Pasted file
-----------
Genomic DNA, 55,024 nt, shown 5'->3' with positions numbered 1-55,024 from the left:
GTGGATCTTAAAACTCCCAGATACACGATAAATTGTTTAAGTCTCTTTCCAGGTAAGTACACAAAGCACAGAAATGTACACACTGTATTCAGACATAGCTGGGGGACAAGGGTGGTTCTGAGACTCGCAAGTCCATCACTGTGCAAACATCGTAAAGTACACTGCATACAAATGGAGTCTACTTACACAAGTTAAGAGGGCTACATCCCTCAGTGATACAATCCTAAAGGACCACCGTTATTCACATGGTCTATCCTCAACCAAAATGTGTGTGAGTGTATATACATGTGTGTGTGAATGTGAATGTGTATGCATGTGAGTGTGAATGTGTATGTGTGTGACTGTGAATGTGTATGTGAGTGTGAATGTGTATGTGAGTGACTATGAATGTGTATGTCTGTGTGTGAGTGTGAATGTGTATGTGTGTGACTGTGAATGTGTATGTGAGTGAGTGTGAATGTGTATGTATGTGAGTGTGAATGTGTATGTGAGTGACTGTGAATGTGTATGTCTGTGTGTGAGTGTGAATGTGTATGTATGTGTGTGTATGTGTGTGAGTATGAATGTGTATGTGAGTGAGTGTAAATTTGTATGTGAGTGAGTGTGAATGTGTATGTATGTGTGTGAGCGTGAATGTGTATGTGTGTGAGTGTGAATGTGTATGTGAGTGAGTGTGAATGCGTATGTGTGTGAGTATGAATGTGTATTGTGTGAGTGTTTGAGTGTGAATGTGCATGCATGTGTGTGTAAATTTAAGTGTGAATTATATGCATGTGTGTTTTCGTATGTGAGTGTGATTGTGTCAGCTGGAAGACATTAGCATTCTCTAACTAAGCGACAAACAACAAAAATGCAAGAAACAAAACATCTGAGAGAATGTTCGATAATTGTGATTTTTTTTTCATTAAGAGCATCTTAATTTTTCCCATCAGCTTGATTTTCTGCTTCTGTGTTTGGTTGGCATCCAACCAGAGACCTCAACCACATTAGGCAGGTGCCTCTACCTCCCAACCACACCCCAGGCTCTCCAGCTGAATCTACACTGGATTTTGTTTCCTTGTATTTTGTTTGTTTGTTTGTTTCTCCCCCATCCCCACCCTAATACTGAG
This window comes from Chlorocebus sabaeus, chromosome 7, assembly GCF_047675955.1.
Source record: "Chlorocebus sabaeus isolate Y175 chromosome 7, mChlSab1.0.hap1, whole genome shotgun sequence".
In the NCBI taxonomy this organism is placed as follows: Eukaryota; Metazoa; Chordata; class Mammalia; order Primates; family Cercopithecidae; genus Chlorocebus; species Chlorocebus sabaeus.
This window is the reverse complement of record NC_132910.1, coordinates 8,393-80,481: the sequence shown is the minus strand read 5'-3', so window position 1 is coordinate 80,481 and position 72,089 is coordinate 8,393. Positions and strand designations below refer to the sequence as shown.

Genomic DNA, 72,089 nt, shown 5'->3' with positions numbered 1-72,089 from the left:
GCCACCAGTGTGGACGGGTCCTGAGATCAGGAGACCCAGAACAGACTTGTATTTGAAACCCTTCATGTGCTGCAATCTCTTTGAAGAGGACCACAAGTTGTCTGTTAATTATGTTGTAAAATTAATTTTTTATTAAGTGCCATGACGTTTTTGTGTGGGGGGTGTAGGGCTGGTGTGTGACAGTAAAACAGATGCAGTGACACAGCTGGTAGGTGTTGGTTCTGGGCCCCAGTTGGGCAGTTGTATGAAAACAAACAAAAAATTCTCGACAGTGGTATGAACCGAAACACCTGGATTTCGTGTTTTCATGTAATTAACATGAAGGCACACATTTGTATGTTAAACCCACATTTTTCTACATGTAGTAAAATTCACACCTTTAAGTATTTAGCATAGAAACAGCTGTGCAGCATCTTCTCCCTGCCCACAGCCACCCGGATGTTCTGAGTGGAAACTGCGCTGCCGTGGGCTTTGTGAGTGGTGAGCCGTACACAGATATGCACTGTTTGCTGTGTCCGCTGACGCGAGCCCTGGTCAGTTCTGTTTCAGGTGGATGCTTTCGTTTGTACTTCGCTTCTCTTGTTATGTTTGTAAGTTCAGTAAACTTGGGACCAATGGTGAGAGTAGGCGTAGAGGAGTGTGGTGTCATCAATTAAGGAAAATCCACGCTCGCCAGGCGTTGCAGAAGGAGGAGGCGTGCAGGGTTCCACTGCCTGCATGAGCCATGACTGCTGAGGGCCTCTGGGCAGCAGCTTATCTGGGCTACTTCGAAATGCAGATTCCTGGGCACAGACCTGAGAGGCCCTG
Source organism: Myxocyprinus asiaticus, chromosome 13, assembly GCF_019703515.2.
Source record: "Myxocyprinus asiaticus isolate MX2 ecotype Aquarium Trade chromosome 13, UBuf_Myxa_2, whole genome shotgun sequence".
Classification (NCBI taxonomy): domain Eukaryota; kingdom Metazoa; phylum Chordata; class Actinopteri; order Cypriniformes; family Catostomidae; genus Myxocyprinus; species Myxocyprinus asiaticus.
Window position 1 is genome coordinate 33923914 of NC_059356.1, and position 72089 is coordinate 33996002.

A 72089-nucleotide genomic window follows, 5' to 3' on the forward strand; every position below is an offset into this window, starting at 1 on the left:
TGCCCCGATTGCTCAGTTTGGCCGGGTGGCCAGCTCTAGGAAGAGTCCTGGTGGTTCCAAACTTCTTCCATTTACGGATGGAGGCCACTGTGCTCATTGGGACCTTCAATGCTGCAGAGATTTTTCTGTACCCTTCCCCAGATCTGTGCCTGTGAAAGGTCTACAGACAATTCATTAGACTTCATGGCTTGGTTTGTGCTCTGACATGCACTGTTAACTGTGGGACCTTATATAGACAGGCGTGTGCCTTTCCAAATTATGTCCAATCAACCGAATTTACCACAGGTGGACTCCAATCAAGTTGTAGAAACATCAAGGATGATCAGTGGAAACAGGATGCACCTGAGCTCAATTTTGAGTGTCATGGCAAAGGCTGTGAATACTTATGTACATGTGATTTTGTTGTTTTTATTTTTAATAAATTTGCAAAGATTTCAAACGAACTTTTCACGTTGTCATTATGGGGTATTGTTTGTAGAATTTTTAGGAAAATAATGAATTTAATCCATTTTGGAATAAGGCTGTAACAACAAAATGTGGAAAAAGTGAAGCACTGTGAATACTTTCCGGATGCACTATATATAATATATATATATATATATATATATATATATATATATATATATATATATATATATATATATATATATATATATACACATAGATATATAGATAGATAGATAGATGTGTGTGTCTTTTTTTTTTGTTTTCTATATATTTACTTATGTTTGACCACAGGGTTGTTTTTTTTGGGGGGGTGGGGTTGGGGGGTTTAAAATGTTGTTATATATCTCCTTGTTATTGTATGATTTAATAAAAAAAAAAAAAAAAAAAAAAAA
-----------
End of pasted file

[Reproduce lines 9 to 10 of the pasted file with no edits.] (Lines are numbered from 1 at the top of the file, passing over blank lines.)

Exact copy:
Source organism: Myxocyprinus asiaticus, chromosome 13, assembly GCF_019703515.2.
Source record: "Myxocyprinus asiaticus isolate MX2 ecotype Aquarium Trade chromosome 13, UBuf_Myxa_2, whole genome shotgun sequence".